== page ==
Weekly Web Watch: Road users’ chance to talk back

As the media bemoans John Prescott’s supposed war on cars, automobile organisations continue to lobby on behalf of the motorist.

As the media bemoans John Prescott’s supposed war on cars,

automobile organisations continue to lobby on behalf of the

motorist.



Last week, the AA published a report on the state of motoring in the UK

entitled ’The Great British Motorist 2000’. Its findings couldn’t really

have been worse for the Government, as it revealed that UK motorists

spend the most time commuting to and from work and suffer the worst road

congestion in western Europe. This was despite the fact that they pay

most for both their fuel and their cars but are the least likely to find

other modes of transport, such as cycling or public transport, a viable

alternative.



Unsurprisingly, the findings made a big splash in the UK media, coming

hot on the heals of reports of a proposed road tax.



Obviously the AA has a large share of voice when it comes to commenting

on motoring issues in the UK. The organisation is also well known for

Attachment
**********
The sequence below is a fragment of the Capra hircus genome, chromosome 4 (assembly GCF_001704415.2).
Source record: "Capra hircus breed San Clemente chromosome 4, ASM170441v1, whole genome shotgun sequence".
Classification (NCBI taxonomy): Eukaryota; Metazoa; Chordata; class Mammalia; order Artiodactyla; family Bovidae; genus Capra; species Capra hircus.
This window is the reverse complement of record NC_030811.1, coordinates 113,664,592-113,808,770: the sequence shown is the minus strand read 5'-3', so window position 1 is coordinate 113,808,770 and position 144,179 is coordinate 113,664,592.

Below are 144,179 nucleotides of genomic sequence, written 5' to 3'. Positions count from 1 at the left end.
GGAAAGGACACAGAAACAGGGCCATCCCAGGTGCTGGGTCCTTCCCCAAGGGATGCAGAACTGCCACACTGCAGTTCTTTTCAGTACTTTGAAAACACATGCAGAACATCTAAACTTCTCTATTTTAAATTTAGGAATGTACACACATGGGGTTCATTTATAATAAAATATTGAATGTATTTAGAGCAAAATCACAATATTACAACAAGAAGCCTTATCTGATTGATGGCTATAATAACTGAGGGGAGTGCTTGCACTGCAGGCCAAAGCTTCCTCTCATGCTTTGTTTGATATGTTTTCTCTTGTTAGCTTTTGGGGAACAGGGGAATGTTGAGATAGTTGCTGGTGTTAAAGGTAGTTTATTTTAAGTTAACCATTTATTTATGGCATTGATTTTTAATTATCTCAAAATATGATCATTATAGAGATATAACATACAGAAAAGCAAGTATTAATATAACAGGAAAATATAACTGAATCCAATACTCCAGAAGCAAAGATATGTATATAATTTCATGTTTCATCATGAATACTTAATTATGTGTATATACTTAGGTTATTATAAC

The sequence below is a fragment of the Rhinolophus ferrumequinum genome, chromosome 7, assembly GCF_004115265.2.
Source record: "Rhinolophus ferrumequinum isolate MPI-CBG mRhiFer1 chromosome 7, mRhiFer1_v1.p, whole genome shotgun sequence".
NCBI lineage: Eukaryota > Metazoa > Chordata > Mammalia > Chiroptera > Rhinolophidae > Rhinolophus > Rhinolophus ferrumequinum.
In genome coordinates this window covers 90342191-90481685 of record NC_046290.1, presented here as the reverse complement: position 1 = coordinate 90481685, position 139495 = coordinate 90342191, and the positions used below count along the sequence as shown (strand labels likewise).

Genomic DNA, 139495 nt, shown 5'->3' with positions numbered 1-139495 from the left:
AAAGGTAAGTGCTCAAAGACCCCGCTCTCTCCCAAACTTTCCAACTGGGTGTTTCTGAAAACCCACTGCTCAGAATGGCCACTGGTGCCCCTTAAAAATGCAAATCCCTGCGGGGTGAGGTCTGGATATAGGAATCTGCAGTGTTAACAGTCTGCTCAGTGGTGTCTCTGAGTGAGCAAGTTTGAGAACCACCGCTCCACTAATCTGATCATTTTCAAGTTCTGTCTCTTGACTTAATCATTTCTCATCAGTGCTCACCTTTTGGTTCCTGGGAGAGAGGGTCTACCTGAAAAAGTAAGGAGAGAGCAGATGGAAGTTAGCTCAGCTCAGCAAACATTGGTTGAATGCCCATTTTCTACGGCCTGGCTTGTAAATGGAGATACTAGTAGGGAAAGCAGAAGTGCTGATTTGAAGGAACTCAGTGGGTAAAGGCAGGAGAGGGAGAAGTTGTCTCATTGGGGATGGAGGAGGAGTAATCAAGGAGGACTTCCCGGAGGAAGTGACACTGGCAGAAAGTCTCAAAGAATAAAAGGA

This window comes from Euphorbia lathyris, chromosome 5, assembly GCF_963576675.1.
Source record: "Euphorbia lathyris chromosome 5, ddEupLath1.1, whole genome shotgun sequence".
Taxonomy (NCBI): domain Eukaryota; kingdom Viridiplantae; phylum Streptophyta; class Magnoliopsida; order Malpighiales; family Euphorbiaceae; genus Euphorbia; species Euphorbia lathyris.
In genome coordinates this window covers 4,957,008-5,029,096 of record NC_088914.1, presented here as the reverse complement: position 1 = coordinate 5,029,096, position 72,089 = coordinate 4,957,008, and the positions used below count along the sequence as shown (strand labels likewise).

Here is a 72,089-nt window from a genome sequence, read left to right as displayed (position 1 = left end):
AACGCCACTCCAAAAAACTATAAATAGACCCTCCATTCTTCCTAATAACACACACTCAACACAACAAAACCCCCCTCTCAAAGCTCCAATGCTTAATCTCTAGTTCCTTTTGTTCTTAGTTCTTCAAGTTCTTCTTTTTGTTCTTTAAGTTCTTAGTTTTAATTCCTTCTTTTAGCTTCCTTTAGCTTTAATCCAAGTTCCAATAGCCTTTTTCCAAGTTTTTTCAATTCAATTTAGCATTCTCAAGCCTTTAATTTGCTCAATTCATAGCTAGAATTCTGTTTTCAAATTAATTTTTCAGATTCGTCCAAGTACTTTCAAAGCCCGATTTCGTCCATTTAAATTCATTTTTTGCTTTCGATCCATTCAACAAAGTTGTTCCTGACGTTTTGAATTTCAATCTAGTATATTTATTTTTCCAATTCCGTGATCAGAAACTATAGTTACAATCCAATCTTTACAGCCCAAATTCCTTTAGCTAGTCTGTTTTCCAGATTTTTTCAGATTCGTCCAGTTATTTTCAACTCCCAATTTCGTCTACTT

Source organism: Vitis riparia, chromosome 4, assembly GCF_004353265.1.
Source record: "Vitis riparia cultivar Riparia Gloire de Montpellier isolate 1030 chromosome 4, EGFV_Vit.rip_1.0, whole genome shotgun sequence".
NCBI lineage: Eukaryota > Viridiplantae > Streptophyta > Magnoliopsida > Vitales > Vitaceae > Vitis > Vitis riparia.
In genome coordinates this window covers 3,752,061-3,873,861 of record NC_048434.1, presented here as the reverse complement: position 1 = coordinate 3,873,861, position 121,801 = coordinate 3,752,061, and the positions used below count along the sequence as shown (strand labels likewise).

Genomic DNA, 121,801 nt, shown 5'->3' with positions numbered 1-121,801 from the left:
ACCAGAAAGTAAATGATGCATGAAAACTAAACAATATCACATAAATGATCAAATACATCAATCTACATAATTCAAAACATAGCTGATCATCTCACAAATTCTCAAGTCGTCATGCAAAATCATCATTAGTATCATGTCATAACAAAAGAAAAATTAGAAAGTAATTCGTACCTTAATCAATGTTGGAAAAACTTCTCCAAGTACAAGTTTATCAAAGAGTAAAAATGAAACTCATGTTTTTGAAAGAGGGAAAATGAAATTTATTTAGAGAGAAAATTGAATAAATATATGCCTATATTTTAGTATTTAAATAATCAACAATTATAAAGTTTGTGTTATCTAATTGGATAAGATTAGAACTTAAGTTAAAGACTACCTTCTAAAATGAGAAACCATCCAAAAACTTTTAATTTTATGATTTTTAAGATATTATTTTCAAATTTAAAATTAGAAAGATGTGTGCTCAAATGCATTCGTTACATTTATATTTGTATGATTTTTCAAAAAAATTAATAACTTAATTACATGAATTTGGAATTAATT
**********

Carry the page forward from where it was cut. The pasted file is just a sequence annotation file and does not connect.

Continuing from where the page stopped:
its campaigns, so it is interesting to see what it does on its web site

to contribute to the debate.



The AA explains on its web site that it is an organisation which

campaigns on behalf of all motorists, not just its customers.



It has several sections devoted to motoring issues such as speed limits,

fines and fuel prices. These feature an introduction, with some

background to the issue and often some statistics on what the public

feels about it. Various comments, which visitors e-mail to the site, are

posted anonymously.



A variety of opinions are expressed. For example, in the section on

’What do you think is a Fair Deal?’, some people complain that taxes are

too high, while another proposes a yearly road tax dependent on the

horsepower or how polluting vehicles are.



In contrast, the Department of Transport’s web site (www.detr.gov.org)

has lots of technical information on various consultation papers, and

the Government’s expenditure plans, but there is no forum for informal

comment.



The Department of Transport’s aim and objectives are clearly outlined,

but the site deals only with the Government’s agenda. The section on

campaigns outlines the Government’s strategy for dealing with certain

issues, such as drink driving, speeding, and mobile phones in cars.

Copies of ads and literature are shown on the site, but again, there is

no scope for public interaction.



Whether or not all motorists agree that fuel tax is too high, or

disagree with Prescott’s measures to reduce road congestion in our

cities, the AA web site is a great forum for motorists to express their

opinions and lend their support - or otherwise - to the AA’s

campaigns.



Organisation: AA

Issue: The Great British Motorist 2000

At: www.theaa.co.uk



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